In addition, a team of Swift Champions has been created to encourage swift conservation within each ward. The main part of the role is to review new planning applications and to request the inclusion of swift bricks as a condition of the granting of permission. The requests take account of the nature of each development and also the proximity of existing swift populations as revealed by the surveys.
Bromley Biodiversity Partnership
Campaign to plant a native shrub or small tree in your garden: posters, talks given. Wildlife gardening promotion with advice on Friends Forum website.
|Action 2021-26||Action by|
|Continue annual survey and publish results||Bromley RSPB and volunteers|
|Check planning applications in areas where swifts
known to nest and request the installation of swift bricks in suitable new developments.
|Bromley RSPB swift champions|
Condition swift bricks on all new developments of 5m or greater in height. For residential developments, conditions will require a minimum of 2 swift bricks per dwelling. For commercial developments, at least 3 swift bricks, or one per 50sqm of floorspace, whichever is the greater, will be required. If swift bricks are not practical due to the nature of construction, for example buildings finished with external panels rather than brick or render, the planning condition will be amended to require swift boxes.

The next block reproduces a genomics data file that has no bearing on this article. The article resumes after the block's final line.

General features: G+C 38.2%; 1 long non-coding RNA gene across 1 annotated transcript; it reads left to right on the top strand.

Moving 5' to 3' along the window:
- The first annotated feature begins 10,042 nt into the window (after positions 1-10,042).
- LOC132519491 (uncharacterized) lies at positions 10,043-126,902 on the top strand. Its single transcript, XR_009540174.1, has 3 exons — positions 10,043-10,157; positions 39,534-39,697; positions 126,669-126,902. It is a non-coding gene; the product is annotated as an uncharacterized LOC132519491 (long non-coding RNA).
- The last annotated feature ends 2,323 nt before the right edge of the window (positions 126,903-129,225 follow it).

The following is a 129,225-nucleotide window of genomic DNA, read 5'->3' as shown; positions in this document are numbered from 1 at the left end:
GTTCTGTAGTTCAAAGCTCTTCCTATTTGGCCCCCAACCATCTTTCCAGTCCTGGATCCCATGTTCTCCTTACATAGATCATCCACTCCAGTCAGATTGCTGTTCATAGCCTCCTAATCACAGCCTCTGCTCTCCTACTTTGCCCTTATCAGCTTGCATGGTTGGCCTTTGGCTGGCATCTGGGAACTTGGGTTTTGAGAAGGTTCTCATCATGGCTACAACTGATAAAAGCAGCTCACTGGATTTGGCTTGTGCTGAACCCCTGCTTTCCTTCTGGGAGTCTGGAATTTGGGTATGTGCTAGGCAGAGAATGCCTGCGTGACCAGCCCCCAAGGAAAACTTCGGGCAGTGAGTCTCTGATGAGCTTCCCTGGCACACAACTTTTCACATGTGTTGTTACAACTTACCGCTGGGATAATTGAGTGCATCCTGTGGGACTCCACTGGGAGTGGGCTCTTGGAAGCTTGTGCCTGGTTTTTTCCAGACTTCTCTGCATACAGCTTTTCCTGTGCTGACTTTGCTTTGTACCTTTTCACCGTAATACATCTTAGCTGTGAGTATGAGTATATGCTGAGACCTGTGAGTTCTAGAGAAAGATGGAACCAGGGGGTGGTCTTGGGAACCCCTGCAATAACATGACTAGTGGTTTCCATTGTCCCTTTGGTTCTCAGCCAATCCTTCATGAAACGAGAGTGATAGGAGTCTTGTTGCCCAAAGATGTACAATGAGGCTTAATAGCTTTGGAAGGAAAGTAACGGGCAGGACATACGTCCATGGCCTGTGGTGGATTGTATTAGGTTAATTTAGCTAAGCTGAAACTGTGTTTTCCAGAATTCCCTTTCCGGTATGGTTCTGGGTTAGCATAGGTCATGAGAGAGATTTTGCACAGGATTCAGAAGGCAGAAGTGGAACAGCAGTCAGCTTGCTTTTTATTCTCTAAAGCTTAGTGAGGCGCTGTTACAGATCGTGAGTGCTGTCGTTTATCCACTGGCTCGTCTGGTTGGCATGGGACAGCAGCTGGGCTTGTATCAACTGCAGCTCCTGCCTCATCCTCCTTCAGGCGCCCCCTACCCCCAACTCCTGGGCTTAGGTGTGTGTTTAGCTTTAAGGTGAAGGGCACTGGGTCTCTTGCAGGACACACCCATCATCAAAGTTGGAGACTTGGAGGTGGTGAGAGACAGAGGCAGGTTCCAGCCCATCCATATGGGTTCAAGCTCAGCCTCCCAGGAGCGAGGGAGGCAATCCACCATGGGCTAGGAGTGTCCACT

|LBB planning department|
|Swift bricks and boxes should be installed with the advice of a professional ecologist and in accordance with Swift Conservation’s Swift Nest Bricks – installation and suppliers and best practice
guidance for planners
|LBB planning department|
Screen planning applications to identify whether there is a record of swifts nesting in the building using GIGL/RSPB data. In areas where swifts are known to nest but there is no record of nesting in the building, require a professional survey before any development during the swift breeding season starts.
If there is a record of swifts nesting, use a condition to prevent development during the swift breeding season (May-August) and to require that the nesting site is either retained or replaced after development